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Love at the Edge of Life

I met Rachel at a party and we fell right into a close connection. At the end of the evening, while discussing possible New Year's Eve plans, Rachel confessed she may not be up to going out. She explained, "For the past 2 years, I've been having fun with ovarian cancer."

For the 2 years before that, I'd been volunteering one day a week in a 28-bed hospice ward as part of my spiritual practice. I knew at once how serious Rachel's illness was, and I was sensitive to my own urge to run. But we really liked each other, and over the next two months, slowly and carefully, we fell in love.

Love at the Edge of Life

Many of my friends were dubious of my taking on the hard work and heartache obviously ahead. But when they got to know Rachel, they loved her too, and supported us loyally throughout the last year and a half of Rachel's life.

During the first several months of our relationship, Rachel underwent radiation for the third recurrence of cancer. We functioned well as patient and caregiver because we'd both had practice! This radical difference in our roles didn't hamper our relationship,though, because my time with the hospice had taught me to see the essential person inside the illness, and not to be afraid in the presence of suffering.

My family had long accepted my being a lesbian, and within a few hours of meeting Rachel, they also accepted her into the family enthusiastically.

Rachel often remarked, "I can't believe how lucky I am to meet you at this point in my life. I just wish I weren't at this point in my life." Despite the radiologist's pessimism, the treatments (or love) obliterated Rachel's mass. For over a year, all her tests were normal, and we were able to travel, garden and dance together. We built a foundation of trust and joy that enabled her to talk through her fears and grief, and to let me take care of her when, a year later, her fourth and final recurrence slowly crippled her.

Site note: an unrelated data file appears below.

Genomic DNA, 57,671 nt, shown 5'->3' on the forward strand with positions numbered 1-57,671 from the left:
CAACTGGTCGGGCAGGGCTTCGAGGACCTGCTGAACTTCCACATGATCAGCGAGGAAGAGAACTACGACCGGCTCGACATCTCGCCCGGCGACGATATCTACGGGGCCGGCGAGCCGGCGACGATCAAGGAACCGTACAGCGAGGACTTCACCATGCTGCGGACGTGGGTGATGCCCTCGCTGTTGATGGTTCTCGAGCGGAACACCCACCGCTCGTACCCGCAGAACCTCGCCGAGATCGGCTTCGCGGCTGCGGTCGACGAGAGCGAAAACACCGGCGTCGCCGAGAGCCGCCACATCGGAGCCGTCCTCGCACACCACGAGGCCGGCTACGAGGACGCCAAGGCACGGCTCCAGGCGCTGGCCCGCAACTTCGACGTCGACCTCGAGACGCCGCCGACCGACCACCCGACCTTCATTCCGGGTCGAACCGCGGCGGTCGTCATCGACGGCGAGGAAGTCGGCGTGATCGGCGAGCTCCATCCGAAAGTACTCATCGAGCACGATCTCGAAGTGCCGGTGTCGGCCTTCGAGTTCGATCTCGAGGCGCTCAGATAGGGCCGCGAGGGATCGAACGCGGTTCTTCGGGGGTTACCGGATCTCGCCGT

Despite Rachel's disabilities, though, I never saw her as a sick person. She was always the witty, sensitive and vivacious woman who charmed me at that party. Just as she often said she wanted, I cared for her at home in the short six days when she was bedridden, and she died with no sign of fear or pain with her hand in mine, looking right into my eyes.

I think we were able to form such an intimate and trusting bond so quickly because we both knew how short, and precious, our time together was. Sometimes, now, I wonder if having a new love so close to the end of her short (41 years) life made it harder for Rachel to accept death. But my heart, my friends and my family all say it was obviously a love meant to be. And she died the way she always said she wanted to, surrounded by love.

When I asked my mother if she ever thought I was crazy to get involved with someone so sick, Mom said, "Why, don't you think the grief is worth all the happiness you had? It was obvious you two loved each other so much!"

The anniversary of Rachel's death was July 1, 1999. And as my mother said it would, my gratitude for the joy we shared now outweighs my grief. The difference between us now is the biggest of all -- life and death. But Rachel will always be the sweetest part of my life.





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